Steve: The time to go see a psychologist is before you're having any kind of problems or issues, to get yourself a baseline, get yourself set up, get them so they know you so they have somewhere where they can bring you back to after that traumatic event.
Derek: Wow, that's a great question. I just come back from Ottawa and this is paramedic week. If you think back to the 1st of May, the Paramedic Association of Canada, hosted a group of paramedics across the country in Ottawa for a day we call ‘Paramedics on the Hill’. The purpose of that is to bring a group of professionals together and gather the current issues that are facing us and talk to MP senators, policymakers etc. A couple of the key things that we heard from across the country were issues related to violence against paramedics which is one thing that we're really seeing a lot of, and that's for a number of reasons. We've just come through the pandemic and we all know what that did to the mental health of practitioners as well as our patients. We're seeing increased levels of violence against all first responders. We have seen a lot of tragedy around law enforcement and what I tell everyone is that on all those calls that we hear about those terrible tragedies where there are deaths to police officers, guess who else was attending those calls? Paramedics. Were exposed to that same level of violence. We're raising awareness about that.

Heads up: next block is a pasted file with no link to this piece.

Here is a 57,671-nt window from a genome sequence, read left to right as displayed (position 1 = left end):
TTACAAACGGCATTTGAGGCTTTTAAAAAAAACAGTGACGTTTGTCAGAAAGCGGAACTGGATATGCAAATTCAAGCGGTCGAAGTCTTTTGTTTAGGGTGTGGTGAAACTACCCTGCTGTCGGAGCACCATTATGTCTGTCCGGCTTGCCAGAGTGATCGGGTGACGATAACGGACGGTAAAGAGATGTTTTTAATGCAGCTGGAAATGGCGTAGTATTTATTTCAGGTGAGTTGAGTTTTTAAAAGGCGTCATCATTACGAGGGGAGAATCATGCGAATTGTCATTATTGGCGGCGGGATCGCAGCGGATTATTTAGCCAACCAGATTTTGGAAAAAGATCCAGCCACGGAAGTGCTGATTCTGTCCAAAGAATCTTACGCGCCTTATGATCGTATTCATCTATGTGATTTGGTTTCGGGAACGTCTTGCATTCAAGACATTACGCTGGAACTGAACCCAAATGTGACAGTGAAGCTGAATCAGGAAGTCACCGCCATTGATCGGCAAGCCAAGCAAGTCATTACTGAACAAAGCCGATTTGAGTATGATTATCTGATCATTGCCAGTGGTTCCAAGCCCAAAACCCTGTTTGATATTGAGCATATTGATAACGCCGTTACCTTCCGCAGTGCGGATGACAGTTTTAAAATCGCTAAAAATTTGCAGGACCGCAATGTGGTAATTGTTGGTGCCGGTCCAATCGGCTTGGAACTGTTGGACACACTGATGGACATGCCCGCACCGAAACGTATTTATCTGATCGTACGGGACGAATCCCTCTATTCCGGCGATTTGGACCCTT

One of the key things that we focused on was Bill C3 21, which is going to raise the level of punishment for anyone who commits a violent act against a first responder to that, the same as if it were a peace officer. Because right now with myself and a police officer on the scene and we both get assaulted, the charges against the individual for the assault on me is less than the police officer. We don't think that's right, and we think that needs to be changed. Paramedics deserve that level of protection.